• Your multiple talents impress me again and again! You are a gifted person, Candace!

  • Pingback: Guest Post: An Illustrated History of Yurts - Rainier Yurts()

  • Nigel Kellett

    My 3 children are half Kazakh; Amanzhol (happy road [through life]) 15m, Zhandos (soul-mate / everybody’s friend) 7m & Toqzhan (contented soul) 5f. I was Googling for an image of a shanyrak, and came across your fabulous illustrations, immediately sending your wonderful ‘History of Yurts’ to them all. Fantastic!
    (Do you know of Matthew Rice, husband of Emma Bridgewater?)

  • Absolutely amazing article and illustrations.

  • Blake Kirk

    My wife and I have a 16-ft/5-meter ger we use for long-term camping events such as the SCA’s 2-week long Pennsic War. We cover ours in canvas, because it’s seldom as cold here in the summer as it gets in Central Asia in the winter. It’s a great outdoor home.

  • Pingback: Blogging to make the world smaller | gayle mavor | writer()

  • Jenny H

    i love this post and illustrations!! reminds me of my trip in Mongolia, especially with that lovely bright orange, my favorite color! 🙂 i did some sketches when i was there. i stayed in a ger for 2 nights – https://www.instagram.com/p/BJxKCosjK_b/?taken-by=meridian_seas

    • Jenny! I was already thrilled to connect with you, but to now see that not only have you stayed in a ger in Mongolia, but also *sketched* your experience there…well, I think we might be kindred spirits 😉 I’ve only ever seen their intricate, colorful furniture in photos online, so thank you so much for sharing another glimpse of it through your sketchbook–that made my day! <3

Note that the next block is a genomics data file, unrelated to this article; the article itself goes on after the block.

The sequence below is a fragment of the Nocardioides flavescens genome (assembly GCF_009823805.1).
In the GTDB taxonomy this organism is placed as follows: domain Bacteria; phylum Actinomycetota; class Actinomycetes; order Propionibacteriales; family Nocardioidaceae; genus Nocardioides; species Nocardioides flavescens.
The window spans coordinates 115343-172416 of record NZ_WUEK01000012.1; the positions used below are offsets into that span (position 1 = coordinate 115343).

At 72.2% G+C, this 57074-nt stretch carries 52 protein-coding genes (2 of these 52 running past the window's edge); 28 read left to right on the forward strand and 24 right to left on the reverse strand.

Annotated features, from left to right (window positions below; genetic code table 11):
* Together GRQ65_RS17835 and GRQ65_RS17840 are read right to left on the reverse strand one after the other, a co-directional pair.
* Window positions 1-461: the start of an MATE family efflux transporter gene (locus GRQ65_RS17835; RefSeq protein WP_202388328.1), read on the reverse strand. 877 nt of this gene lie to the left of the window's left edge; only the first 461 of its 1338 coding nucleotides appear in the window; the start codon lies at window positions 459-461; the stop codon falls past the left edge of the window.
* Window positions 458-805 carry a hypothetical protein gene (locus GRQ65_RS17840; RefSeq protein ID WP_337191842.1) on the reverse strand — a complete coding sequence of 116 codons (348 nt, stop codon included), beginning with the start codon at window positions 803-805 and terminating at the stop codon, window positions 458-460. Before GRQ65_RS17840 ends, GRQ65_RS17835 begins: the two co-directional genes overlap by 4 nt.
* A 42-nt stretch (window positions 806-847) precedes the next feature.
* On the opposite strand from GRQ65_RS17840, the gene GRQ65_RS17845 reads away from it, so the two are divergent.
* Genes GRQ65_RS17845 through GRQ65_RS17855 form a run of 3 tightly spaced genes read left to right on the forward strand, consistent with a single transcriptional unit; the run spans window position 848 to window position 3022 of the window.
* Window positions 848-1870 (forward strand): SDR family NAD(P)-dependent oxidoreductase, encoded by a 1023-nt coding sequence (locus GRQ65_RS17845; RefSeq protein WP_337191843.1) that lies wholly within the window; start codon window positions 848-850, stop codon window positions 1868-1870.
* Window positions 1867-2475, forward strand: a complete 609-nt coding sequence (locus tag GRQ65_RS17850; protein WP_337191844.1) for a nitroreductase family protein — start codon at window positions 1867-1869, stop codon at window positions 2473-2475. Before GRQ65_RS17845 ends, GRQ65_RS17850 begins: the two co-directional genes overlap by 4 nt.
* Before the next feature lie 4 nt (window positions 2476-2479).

• I am a Turkish man. And I loved this article and illustration. Turkic history is known with wrong informations in the world. First of all only one nation in Turkic id. Kazakhstan Turks (not Kazakh), Turkey Turks, Azerbaijan Turks (not Azeri), Hungary Turks (not Magyar or Hun), Mongolia Turks (not Mongolian), Uyguristan Turks (not Uygur), Kyrgizistan (not Kyrgiz), Turkmenistan Turks, Uzbekistan Turks (not Uzbek), West Turkmeneli Turkmens, East Turkmeneli Turkmens, South Azerbaijani Turks, Afghan Turks (not Afghani), Pakistani Turks, Indian Turks, Tajikistan Turks, West Trakia Turks, Bulgaria Turks, Kosova Turks, Bosnian Turks, Crimea Turks, Tataristan Turks, etc. Todays there are 400 million+ Turks and mainly 40+ communnities. Oguz (Oğuz) Kagan (Khan, Han) is our grandfather. He had 6 boys. And Turks got 24 clans. “Yurt” is meaning of “home, country”. Also we use it as “yurtluk” We searched Turkic history again. We found infos about % 85 of the world is Turkic origin. Runic alfabeths are Turkic Kokturk language origin. I want to share these informations. Also first history writer were not Greek Heredot. 93 years ago a Turkish commander wrote first historical notes in Dardanel Wars before Hredot. Turkic history is very magnificient and iit has lots of secrets. Thanks for sharing this article. Turks love all people in the world. We contact them with humanity feelings. You are greatful with your ideas. If you need any informations about Turkic history and lifestyle, we can help you to get informations and some e-books.